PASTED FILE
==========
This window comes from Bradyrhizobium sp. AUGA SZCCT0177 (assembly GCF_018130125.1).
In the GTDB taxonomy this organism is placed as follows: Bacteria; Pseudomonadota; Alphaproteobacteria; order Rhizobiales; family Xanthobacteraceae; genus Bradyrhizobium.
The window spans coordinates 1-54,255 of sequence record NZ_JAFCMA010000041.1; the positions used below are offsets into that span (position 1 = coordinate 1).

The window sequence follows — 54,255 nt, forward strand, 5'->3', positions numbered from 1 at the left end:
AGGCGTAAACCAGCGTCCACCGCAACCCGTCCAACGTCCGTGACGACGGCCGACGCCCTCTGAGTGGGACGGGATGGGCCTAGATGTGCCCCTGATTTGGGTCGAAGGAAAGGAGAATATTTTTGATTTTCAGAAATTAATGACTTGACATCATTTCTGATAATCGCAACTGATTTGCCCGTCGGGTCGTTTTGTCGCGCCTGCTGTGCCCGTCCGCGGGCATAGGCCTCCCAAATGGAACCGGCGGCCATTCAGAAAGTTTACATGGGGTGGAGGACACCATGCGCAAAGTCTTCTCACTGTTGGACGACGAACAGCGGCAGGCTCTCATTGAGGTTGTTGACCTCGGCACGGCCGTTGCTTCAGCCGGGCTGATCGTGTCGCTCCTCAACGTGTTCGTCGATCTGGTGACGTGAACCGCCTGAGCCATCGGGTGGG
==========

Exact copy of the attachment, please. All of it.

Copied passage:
This window comes from Bradyrhizobium sp. AUGA SZCCT0177 (assembly GCF_018130125.1).
In the GTDB taxonomy this organism is placed as follows: Bacteria; Pseudomonadota; Alphaproteobacteria; order Rhizobiales; family Xanthobacteraceae; genus Bradyrhizobium.
The window spans coordinates 1-54,255 of sequence record NZ_JAFCMA010000041.1; the positions used below are offsets into that span (position 1 = coordinate 1).

The window sequence follows — 54,255 nt, forward strand, 5'->3', positions numbered from 1 at the left end:
AGGCGTAAACCAGCGTCCACCGCAACCCGTCCAACGTCCGTGACGACGGCCGACGCCCTCTGAGTGGGACGGGATGGGCCTAGATGTGCCCCTGATTTGGGTCGAAGGAAAGGAGAATATTTTTGATTTTCAGAAATTAATGACTTGACATCATTTCTGATAATCGCAACTGATTTGCCCGTCGGGTCGTTTTGTCGCGCCTGCTGTGCCCGTCCGCGGGCATAGGCCTCCCAAATGGAACCGGCGGCCATTCAGAAAGTTTACATGGGGTGGAGGACACCATGCGCAAAGTCTTCTCACTGTTGGACGACGAACAGCGGCAGGCTCTCATTGAGGTTGTTGACCTCGGCACGGCCGTTGCTTCAGCCGGGCTGATCGTGTCGCTCCTCAACGTGTTCGTCGATCTGGTGACGTGAACCGCCTGAGCCATCGGGTGGG